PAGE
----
To calculate the YPP of any team, you will need several statistics that are readily available; the points the team has scored and allowed, as well as the offensive yards gained and the defensive yards allowed by the team.
To get the team’s offensive Yards Per Point simply divide the offensive yards gained by the number of points scored. (If the statistics available to you are per game, you can simply use those, as it will yield the same result as using season statistics.
In 2007, the New England Patriots averaged 411.2 offensive yards per game and scored 36.8 points per game. To get New England’s offensive Yards Per Point (YPP) take 411.2 and divide by 36.8 to get a total of 11.17. What this means is that the Patriots averaged one point for every 11.17 yards they gained.
On the other hand, a team like the 4-12 Kansas City Chiefs averaged 276.8 yards of offense per game and scored an average of 14.1 points per game. Kansas City’s offensive YPP is then 19.63 (276.8/14.1 = 19.63). Therefore, Kansas City scored an average of one point for every 19.63 yards gained.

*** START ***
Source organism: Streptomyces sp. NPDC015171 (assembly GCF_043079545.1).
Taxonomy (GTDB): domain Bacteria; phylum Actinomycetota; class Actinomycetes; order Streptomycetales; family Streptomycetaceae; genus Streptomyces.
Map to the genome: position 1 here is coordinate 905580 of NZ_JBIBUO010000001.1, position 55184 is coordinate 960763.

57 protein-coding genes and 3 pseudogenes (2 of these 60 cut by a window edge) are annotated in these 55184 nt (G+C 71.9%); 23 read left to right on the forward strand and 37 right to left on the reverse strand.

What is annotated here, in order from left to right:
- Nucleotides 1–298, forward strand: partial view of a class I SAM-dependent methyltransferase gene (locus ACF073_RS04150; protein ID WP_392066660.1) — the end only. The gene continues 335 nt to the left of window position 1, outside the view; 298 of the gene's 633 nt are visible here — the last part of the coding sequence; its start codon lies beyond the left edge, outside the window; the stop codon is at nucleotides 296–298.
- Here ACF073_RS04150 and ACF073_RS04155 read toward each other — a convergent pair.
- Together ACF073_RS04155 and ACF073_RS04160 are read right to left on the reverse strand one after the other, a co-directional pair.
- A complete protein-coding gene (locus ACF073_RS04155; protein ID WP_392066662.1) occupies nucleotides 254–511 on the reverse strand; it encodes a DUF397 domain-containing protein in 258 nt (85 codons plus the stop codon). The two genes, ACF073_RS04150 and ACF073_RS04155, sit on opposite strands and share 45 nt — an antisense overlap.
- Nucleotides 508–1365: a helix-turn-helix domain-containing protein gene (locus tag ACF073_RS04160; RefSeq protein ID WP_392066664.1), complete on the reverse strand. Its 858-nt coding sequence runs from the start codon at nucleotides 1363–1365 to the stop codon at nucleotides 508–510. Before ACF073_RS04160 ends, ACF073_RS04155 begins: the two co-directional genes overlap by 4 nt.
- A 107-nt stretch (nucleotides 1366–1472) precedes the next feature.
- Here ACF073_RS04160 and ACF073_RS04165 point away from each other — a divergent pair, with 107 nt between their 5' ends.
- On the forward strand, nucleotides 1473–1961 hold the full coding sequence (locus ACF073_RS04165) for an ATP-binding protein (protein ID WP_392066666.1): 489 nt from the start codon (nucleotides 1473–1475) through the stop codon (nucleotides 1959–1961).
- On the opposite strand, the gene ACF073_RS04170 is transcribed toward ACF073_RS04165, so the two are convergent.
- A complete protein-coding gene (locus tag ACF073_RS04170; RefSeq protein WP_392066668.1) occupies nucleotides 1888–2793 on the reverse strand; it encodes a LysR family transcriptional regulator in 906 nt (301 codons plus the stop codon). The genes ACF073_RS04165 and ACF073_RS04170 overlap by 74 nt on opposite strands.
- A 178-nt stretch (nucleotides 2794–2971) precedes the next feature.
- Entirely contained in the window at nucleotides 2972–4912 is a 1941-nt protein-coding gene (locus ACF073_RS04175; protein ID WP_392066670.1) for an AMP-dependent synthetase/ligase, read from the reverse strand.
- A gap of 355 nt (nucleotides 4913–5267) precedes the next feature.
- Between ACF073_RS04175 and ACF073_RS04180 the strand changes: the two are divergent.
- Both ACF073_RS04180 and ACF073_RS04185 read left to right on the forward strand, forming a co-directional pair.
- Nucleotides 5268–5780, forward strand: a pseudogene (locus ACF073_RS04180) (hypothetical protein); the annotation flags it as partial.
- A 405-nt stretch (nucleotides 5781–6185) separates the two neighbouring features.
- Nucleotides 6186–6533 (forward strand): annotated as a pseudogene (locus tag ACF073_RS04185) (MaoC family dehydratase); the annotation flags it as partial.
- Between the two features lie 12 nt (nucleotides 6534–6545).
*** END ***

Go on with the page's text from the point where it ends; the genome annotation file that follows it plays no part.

Naturally, a low number is best for offense, as the fewer yards the team needs to travel before scoring, the better. Defensive YPP figures are calculated in the same manner, except that yards allowed and points allowed are used.
New England allowed 288.3 yards and 17.1 points per game, so their defensive YPP would be 16.86. Kansas City allowed 319.4 yards per game and surrendered 20.9 points per game and would have a defensive YPP rating of 15.28.
Uses of Yards Per Point
There is really no limit to the uses of YPP calculations. Some bettors will use season statistics, while others will just use statistics from the past four to six weeks. Others, still, will use both.
One of the most popular methods for using YPP is simply taking the yards allowed by each team and dividing by the opposition’s offensive YPP to come up with a quick predicted score.
For example, using our Kansas City and New England statistics from above, we see that the Chiefs allow an average of 319.4 defensive yards per game. Divide that figure by New England’s offensive YPP rating of 11.17 and we get a quick figure of 28.6, which is New England’s predicted score.